British expats in the UAE will welcome the news from the prestigious Royal Institute of Chartered Surveyors (RICS) that UK house prices in 2018 are likely to flatline. A similar prediction from the Halifax Building Society hedges that house price growth is likely to stand between 0% and 3% at the end of 2018.
Not much happening pricewise, in other words – which is great news for UK expats out in Dubai with money to invest.
UK property has quadrupled in value since 1984 and, over the last fifteen years, has outperformed the stock markets. Is it time for you to stick a toe in the waters?
Whether you fancy taking on the much-maligned UK Buy-to-Let market or simply need a second family home, getting a mortgage back in the UK is easily handled from here in Dubai with an experienced broker with the right connections.
The same amount of UK homes are expected to be sold in 2018 as in 2017. 1.2m homes were sold in 2017, according to RICS. The rate of growth in UK house prices stood at 2.5pc in November 2017, down from 4.3pc at the beginning of 2017. RICS predict that “price growth may fade to produce a virtually flat outturn for 2018.”
The Telegraph newspaper reports that RICS attribute their predicted freeze in UK house prices for 2018 to “a toxic cocktail of low levels of sales and homes on the market, as well as cautious buyers.” For consumers on the lookout to get into property, the situation is anything but toxic; if prices stagnate, healthy bargains will be there to be had.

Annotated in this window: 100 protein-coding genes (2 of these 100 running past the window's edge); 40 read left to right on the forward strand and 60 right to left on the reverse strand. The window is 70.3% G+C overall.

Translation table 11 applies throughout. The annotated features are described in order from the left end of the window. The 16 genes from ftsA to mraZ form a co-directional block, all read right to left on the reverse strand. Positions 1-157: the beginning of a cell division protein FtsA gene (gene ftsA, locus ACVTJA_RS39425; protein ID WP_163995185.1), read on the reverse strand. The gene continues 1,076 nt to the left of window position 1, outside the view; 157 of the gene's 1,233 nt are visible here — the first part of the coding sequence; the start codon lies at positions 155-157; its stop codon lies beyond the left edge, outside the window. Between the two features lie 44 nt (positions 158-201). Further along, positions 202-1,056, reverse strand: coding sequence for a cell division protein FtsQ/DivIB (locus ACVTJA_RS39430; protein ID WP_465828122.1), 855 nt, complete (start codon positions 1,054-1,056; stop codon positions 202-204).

In last month’s Winter Budget, the UK Government attempted (as we reported on the day) to help first-time buyers with a cut in stamp duty. But RICS say this measure is “unlikely to stimulate activity to any great extent” because any saving in tax will be dwarfed by the house prices involved. The Stamp Duty measure is estimated to save first-time buyers £2k on average; and what’s two grand versus the £234k price tag for an average UK home (HPI figures, October 2017)?
Other government measures “to help ease the housing crisis … will not come into effect until 2019-20,” said the Telegraph, with “scepticism over whether they will actually help.”
If you’re an expat based in the UAE, you can arrange buying a UK house as well as arranging a mortgage using a variety of professionals back home and out here. Set up your own network of advisors and expert executives.
You can put together your network of professionals as you please, in whichever format gives you peace of mind. You may already have solicitors and estate agents back in the UK that you can trust. Excellent! So get your UK estate agents on the hunt for a property, and get them talking to your mortgage broker out here in the UAE who will be able to arrange a competitive mortgage for you with one of the big UK lenders.
One of the great advantages of using mortgage brokers is that, despite any fees you might incur, only professional experience can spot potential problems of eligibility and affordability before they impact on your deal (or, even worse, your entire financial picture). Without experience, private consumers simply won’t know what’s happening before it’s too late. When you’re dealing with large amounts of money across international borders, we strongly recommend that private consumers take as much professional advice as they can muster. Don’t go it alone.
Check out our 2017 broad overview of buying options in UK property.